Sports Authority files for bankruptcy

Mar 02, 2016, 12:33 PM EST
Source: swong95765/flickr
Source: swong95765/flickr

Sports Authority, with $1.1 billion in debt, filed for bankruptcy protection on Wednesday.

Reuters reports:

Sports Authority Inc said it filed for Chapter 11 protection on Wednesday, becoming the latest U.S. retailer to file for bankruptcy to slim down its business as more shoppers spend their money online. The sporting goods retailer has hired liquidators to begin store closing sales at up to 200 of its 463 locations, according to court documents. Sports Authority asked the U.S. Bankruptcy Court in Wilmington, Delaware, to allow it to begin closing the underperforming stores immediately to help shore up its finances. The Englewood, Colorado-based company also said it planned to close or sell two of its five distribution centers, in Denver and Chicago. "This decision follows a comprehensive review of the Sports Authority store portfolio in light of the increasing amount of shopping that is occurring online," the company said in a statement. In the past year, many teen retailers, including Wet Seal Inc, and electronics chain RadioShack Corp have used bankruptcy to close weaker stores.

The Wall Street Journal notes:

Sports Authority has “accumulated substantial losses” as sales shifted from traditional brick-and-mortar retailers to online resellers, Chief Financial Officer Jeremy Aguilar said in a court filing. In fiscal year 2015, which ended Jan. 30, 2016, Sports Authority posted before-tax losses of about $156 million on sales of $2.6 billion. The retailer’s bankruptcy puts the jobs of 5,400 full-time employees and 9,100 part-time employees at risk, according to court papers. Sports Authority said it has identified about 140 stores and two distribution centers, in Denver and Chicago, that it intends to close or sell in the coming months. The company said it expects most stores to continue in operation throughout the chapter 11 process. Sports Authority has agreed to take up to $595 million in bankruptcy financing from senior lenders including Bank of America Corp., Wells Fargo & Co., J.P. Morgan Chase & Co. and TPG, the people said. As a condition of the loan, Sports Authority would close and clear out dozens of stores after filing for chapter 11, some of the people said. The company would need to close the rest of its store base by the end of April if it can’t find a buyer that would put more money into the business, they added.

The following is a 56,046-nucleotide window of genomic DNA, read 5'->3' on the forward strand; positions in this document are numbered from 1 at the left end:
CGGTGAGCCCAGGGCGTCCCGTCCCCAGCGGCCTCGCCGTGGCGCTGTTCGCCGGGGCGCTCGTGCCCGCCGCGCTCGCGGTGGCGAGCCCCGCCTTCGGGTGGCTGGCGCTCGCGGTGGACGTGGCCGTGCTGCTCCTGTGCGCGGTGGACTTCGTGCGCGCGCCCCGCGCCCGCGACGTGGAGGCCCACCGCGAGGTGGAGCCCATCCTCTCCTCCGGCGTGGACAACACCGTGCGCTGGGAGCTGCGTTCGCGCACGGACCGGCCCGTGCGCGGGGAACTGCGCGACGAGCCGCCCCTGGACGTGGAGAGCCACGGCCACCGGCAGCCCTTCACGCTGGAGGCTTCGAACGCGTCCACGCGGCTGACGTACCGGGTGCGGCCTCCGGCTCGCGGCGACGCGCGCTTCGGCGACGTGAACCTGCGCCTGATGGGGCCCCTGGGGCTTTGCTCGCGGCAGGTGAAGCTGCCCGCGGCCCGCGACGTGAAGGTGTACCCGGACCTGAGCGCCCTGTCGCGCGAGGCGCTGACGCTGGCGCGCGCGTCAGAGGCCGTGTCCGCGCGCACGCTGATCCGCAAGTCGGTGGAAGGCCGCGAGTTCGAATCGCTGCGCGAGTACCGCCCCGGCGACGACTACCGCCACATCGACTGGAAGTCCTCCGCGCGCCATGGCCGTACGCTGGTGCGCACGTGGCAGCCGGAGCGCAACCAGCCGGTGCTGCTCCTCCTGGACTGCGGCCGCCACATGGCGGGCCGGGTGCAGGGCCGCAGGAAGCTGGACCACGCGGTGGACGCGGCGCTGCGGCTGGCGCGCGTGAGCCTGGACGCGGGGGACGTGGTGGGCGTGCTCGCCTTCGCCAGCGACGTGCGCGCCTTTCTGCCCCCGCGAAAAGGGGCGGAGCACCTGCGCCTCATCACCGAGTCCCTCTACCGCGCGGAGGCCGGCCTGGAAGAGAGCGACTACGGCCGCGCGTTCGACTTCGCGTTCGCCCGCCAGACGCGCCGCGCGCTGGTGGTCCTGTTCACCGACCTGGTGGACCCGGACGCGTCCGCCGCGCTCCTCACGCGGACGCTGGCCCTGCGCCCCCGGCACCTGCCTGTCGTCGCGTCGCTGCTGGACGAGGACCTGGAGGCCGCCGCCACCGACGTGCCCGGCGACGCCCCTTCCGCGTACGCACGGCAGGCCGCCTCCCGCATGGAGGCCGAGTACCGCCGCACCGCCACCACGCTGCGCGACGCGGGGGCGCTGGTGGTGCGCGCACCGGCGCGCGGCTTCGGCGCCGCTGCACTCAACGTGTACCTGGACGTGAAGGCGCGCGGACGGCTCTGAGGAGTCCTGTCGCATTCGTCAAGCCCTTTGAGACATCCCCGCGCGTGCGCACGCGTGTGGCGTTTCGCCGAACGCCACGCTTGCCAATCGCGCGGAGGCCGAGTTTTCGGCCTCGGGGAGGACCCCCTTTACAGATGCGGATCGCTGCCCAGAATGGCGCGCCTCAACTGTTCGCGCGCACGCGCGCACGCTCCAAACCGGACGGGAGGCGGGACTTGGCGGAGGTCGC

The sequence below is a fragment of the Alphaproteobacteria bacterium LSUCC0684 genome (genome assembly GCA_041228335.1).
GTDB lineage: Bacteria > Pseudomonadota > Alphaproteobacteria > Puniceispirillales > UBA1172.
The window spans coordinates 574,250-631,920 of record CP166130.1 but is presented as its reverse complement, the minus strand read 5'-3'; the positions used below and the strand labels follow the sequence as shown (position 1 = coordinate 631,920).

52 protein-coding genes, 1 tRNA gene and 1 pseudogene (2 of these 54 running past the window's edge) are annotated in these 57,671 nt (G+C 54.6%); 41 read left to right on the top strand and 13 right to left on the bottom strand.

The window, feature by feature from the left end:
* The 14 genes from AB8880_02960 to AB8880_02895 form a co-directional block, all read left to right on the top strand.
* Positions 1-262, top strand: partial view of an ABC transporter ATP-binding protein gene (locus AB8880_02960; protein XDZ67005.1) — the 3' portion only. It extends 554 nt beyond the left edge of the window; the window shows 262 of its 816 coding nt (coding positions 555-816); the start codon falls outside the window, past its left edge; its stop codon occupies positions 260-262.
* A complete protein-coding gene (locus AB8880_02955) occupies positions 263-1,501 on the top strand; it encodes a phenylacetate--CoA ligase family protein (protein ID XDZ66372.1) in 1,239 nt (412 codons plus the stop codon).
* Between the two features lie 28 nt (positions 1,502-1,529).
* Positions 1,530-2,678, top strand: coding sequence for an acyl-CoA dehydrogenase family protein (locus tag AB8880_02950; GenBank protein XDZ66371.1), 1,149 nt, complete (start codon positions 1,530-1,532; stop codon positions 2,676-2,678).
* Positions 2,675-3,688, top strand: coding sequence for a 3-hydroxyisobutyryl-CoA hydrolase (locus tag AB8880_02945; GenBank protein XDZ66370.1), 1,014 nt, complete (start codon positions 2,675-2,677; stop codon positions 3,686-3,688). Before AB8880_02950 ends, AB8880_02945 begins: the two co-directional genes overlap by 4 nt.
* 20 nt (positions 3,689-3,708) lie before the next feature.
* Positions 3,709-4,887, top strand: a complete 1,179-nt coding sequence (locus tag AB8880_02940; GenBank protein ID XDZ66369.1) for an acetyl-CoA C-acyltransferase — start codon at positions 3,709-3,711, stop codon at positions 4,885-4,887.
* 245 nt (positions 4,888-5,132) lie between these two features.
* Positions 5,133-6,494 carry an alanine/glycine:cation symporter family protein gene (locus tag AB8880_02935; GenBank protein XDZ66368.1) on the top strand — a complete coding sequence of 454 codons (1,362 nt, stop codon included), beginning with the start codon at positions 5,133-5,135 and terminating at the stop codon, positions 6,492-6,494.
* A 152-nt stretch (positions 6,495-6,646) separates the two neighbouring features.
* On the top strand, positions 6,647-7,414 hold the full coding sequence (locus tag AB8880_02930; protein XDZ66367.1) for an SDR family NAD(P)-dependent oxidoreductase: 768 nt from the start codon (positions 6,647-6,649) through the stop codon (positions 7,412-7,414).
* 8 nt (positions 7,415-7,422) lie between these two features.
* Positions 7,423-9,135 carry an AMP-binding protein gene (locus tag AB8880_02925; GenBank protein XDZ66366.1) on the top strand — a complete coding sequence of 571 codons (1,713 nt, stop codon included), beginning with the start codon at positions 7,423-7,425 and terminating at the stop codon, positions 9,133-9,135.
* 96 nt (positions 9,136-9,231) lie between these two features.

CNN Money writes:

Sports Authority is just the latest retail giant to fall on hard times as more and more shopping moves online. Circuit City went bankrupt in 2008, followed by Borders in 2011. Both eventually closed. RadioShack went bankrupt a year ago, and American Apparel (APPCQ) filed in October, although both companies remain in business with fewer stores. Store closings are a growing trend among troubled retailers not in bankruptcy, such as Sears (SHLD). Even successful retailers such as Walmart (WMT) are closing stores. For Sports Authority, the online competition has come from online retailers such as Amazon (AMZN,Tech30) and Fanatics, and also retail sites run by sports leagues such as the NFL and NBA. "You used to go to Sports Authority or some other store to buy your fan gear. Now it's much easier to find online," said Perkins. Sports Authority spends $6 million a year to have its name on the stadium that is home to the Denver Broncos, which just won the Super Bowl. Whether that 25-year naming rights deal will continue under the bankruptcy is unclear. "This was a tough decision to make, but we believe it was a necessary step in our plan to make Sports Authority an even better partner for our customers," said CEO Michael Foss.

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